We have slipped beneath its dark surface again, tinged by the reddening sky; and in all my fanciful dreams, all those silent-screaming thoughts of the night (only a handful of months ago, and somehow another time, another place already), I could not conceive of it all. Such sights. Things I, and other unfortunates, will never be able to erase from under the eyelids. Such white-out times of pain and loss, for those hounded across ancient diamond teeth.
And the long fingers of evil stretch further, and further across the walls of the land, slipping between the cracks of history, to rear up

– sudden and swift

against your own tomorrows –

Into today.

I dislike using the word “evil.” It is too easy, too sweeping; it does not allow for coherent debate, for the flip of a double-sided coin. No positive argument to make, though, for a head on a pike. For a child, spilt like a misspent word into the sand, into a timeline. Into the world, passing from one to the next, until the life is an image of itself.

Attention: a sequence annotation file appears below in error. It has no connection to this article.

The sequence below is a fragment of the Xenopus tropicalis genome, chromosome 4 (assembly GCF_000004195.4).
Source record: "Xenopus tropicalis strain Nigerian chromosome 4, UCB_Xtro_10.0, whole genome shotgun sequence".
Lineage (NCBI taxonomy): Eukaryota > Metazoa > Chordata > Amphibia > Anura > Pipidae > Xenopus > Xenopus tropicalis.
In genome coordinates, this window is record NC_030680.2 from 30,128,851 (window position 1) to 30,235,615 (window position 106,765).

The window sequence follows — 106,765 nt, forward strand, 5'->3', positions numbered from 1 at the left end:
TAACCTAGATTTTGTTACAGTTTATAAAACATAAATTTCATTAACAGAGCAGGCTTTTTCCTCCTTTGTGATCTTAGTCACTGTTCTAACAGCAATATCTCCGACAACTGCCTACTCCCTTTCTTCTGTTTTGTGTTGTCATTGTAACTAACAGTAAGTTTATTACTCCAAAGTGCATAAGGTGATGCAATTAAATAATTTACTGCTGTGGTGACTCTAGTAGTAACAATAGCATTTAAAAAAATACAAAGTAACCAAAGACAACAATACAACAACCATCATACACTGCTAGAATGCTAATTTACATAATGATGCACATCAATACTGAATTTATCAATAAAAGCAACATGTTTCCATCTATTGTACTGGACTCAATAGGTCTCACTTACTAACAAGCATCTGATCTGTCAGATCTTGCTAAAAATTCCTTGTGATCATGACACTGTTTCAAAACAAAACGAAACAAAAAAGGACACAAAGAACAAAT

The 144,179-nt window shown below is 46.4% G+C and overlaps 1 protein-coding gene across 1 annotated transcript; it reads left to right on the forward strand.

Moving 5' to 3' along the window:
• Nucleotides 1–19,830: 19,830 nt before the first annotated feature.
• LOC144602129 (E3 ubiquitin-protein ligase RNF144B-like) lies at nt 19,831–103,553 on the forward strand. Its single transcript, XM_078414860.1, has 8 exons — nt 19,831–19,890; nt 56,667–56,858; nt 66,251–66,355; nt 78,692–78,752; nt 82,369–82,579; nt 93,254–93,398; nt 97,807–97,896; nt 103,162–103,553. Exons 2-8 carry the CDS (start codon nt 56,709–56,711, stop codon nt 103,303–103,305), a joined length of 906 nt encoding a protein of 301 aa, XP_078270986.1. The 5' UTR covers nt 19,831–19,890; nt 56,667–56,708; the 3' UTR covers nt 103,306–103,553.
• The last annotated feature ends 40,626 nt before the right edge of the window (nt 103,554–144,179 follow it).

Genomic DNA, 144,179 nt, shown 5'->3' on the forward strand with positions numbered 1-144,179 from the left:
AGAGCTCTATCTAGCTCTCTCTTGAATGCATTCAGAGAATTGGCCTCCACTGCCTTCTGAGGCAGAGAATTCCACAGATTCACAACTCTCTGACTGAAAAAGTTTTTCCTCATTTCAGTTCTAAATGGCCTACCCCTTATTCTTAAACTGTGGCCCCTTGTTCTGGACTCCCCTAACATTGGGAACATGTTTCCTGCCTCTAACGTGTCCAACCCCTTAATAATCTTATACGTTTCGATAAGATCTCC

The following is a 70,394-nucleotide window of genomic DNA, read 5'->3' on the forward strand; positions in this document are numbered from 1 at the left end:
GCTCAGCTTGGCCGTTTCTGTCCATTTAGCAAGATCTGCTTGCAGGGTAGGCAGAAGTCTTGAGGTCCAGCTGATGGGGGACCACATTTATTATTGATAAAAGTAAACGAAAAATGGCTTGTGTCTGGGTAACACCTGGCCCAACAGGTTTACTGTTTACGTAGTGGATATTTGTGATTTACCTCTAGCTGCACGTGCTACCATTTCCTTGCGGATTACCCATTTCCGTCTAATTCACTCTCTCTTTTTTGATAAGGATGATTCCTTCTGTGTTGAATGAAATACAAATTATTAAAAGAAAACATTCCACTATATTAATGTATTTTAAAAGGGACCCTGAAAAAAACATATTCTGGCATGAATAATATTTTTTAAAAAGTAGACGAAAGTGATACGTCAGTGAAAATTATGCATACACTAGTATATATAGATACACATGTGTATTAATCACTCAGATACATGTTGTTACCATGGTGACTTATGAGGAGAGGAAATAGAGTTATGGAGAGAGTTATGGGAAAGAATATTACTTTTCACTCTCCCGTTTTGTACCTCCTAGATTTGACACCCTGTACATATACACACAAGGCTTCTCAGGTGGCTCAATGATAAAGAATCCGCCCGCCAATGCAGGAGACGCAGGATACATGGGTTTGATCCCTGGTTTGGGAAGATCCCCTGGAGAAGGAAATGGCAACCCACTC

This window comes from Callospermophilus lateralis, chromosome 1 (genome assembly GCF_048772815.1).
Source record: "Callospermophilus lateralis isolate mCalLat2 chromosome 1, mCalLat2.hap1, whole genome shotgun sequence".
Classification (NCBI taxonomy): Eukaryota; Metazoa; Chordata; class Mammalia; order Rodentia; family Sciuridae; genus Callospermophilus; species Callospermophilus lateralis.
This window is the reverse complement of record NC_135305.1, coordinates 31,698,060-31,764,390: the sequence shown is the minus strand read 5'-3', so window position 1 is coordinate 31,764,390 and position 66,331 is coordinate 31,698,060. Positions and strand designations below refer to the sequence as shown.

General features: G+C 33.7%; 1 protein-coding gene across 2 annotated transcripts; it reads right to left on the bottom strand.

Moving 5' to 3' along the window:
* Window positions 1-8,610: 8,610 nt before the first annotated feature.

No, I won’t forget you. I won’t, and never want to; because for all that your identity was stolen away in blood, your innocence, the new light in your eyes … You were a life, and you were someone’s beloved.
No, I won’t forget you. I wish we had met under any other circumstance but the baseless, senseless defilement of that symbolism, for all that the perpetrators had to go upon. Religion is not theirs to keep; the flame goes out in hands too cold to know life, reason, and love.

Oh my friends – we hold each other in these white-out times; we keep our minds cradled in the lap of knowing the other’s despair;
And oh my foes –
I know your shadow-name, and I know you for what you are.

beetle black

I fear for this world, and am trying to find myself ready for it. Insofar as anyone can be ready, setting their face to the sky, to the watchful sun; to the circling pen-mark of rooks on the wind; the haggard trees, the lampenlicht nightwalk, and my old comrade-in-arms; the Lady Cathedral.